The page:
The sample lessons which follow are primarily geared toward showing a variety of approaches to developing basic skills using folklore as a medium. It is assumed that every teacher has his/her own bag of tricks and will adapt and adjust the samples to suit his/her own needs and students’. These plans have been written for ninth graders of average intelligence, whose skills range from being on par to seriously deficient. Commonly, these students are all in the same class so I have designed the exercises and questions to suit the range of needs within the group. Some exercises and especially the essay questions are more difficult than others. I have indicated degree of estimated difficulty by giving the exercises and questions one (basic), two or three (more advanced) stars. However the teacher may like the “idea” of one of the easier exercises, but may need to “beef it up” for a faster group or pare down one of the more difficult essay questions.
In the case of note-taking, for example, the speed, complexity and topics of the notes as well as
they are presented are flexible. Rather than just giving background on those who gathered the folklore, notes can be given on the origins, functions and types of folklore somewhat like what was presented in this study. I have suggested giving some background notes at the beginning of each subunit to give the students a feeling of security and “groundedness” about what they will be approaching. However, I do not want to remove all the mystery and adventure and bury the students in notes. Perhaps more weighty note-taking exercises could be done at the end of the unit for reinforcement and consolidation of ideas after the students have had time to draw some of their own conclusions through discussion and essay and after they have had time for reflection. Evaluation of the note-taking could be done by on the spot questioning, for immediate and specific feedback, or by designing a test for the notes.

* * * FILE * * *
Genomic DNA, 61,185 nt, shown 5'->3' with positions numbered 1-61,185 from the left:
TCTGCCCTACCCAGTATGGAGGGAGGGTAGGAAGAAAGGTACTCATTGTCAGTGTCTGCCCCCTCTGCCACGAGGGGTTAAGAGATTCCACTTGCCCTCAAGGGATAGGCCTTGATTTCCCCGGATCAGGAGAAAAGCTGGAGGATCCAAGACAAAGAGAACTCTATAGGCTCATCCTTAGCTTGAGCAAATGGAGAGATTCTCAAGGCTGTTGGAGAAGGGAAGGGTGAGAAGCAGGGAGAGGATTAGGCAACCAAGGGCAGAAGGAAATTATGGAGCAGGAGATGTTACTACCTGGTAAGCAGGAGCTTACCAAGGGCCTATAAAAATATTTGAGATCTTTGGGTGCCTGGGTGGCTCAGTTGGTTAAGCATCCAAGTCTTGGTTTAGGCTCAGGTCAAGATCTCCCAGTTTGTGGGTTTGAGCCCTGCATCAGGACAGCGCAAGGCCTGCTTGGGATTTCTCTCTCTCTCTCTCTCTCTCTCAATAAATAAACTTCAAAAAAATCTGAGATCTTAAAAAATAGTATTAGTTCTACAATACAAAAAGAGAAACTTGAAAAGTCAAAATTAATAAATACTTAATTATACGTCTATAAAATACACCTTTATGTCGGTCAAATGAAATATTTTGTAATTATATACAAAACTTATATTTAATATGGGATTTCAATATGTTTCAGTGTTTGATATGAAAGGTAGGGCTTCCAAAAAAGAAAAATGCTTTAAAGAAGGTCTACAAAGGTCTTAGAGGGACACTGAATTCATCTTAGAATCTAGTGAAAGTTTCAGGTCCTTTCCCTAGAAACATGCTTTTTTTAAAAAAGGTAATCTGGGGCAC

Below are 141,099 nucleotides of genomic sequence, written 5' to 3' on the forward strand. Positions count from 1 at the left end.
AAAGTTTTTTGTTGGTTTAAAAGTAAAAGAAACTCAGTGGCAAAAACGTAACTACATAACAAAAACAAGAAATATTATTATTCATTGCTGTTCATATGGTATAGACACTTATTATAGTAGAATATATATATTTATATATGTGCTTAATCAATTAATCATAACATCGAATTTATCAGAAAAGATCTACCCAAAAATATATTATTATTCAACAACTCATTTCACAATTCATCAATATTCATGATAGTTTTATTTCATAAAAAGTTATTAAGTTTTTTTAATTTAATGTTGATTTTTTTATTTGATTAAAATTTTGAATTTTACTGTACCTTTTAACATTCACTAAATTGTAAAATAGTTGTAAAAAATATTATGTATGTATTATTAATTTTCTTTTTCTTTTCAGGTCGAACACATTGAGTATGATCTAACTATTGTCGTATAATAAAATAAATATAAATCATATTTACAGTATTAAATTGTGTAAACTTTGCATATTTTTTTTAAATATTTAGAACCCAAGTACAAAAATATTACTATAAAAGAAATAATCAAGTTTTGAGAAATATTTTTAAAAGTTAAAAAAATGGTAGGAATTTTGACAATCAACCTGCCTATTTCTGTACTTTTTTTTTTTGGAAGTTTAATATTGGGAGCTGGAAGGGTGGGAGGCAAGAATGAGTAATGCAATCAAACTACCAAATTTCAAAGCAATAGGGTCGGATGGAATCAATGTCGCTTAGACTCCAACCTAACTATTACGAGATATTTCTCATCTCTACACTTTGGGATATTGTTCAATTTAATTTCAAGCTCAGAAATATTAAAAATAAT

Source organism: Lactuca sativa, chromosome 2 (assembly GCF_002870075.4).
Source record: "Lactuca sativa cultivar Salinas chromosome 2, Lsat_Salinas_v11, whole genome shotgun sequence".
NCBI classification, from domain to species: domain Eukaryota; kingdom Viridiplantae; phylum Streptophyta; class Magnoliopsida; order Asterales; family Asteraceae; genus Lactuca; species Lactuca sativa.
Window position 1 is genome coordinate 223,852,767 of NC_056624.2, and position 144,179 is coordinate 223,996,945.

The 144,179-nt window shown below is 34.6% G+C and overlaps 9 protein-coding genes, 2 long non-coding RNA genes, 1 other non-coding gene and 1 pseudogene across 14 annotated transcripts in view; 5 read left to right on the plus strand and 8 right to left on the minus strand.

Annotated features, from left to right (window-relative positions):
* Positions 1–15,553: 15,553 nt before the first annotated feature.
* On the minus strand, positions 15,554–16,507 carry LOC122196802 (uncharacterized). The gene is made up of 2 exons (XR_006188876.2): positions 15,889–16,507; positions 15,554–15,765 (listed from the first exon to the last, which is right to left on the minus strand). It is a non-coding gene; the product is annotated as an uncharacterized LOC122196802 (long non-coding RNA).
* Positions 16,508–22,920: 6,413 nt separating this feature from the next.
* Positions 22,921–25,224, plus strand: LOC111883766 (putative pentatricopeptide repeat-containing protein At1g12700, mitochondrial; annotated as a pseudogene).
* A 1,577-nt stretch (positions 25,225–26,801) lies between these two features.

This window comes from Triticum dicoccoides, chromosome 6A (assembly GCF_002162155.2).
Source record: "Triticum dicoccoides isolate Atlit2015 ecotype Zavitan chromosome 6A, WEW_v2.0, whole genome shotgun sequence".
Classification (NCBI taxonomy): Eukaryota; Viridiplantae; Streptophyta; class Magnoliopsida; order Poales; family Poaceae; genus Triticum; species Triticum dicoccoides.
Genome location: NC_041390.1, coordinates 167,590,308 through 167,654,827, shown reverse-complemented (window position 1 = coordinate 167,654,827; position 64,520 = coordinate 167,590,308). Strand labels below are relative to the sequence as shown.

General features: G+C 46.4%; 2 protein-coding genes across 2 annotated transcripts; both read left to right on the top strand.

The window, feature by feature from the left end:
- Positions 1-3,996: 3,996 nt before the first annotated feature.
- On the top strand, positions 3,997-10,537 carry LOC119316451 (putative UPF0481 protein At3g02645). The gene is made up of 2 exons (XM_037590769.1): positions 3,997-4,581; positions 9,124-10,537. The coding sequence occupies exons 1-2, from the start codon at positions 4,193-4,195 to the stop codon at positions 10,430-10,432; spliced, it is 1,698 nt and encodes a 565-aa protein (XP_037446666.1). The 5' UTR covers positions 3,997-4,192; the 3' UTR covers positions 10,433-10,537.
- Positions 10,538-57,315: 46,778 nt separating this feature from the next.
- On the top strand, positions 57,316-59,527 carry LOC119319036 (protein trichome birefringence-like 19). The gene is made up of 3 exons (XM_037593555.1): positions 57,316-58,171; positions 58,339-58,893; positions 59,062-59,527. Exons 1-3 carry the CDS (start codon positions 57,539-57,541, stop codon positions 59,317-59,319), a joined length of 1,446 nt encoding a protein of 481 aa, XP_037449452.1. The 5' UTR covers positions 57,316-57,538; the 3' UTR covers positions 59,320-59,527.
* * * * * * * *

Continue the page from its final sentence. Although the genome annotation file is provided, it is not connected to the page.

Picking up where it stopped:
It has been my experience that most students do best when presented with a model of what is to be produced or by the teacher modeling the process. I have presented a model of an entire sentence outline for “Little Red Cap” to save the teacher time and effort. This outline can be given as a whole, in part, or shown as a process on the board. While I have suggested that I want the students to have a feeling of “groundedness” I do not want to remove the possibility of flight. Therefore I trust that the teacher will choose the most inspiring and stimulating process as well as materials.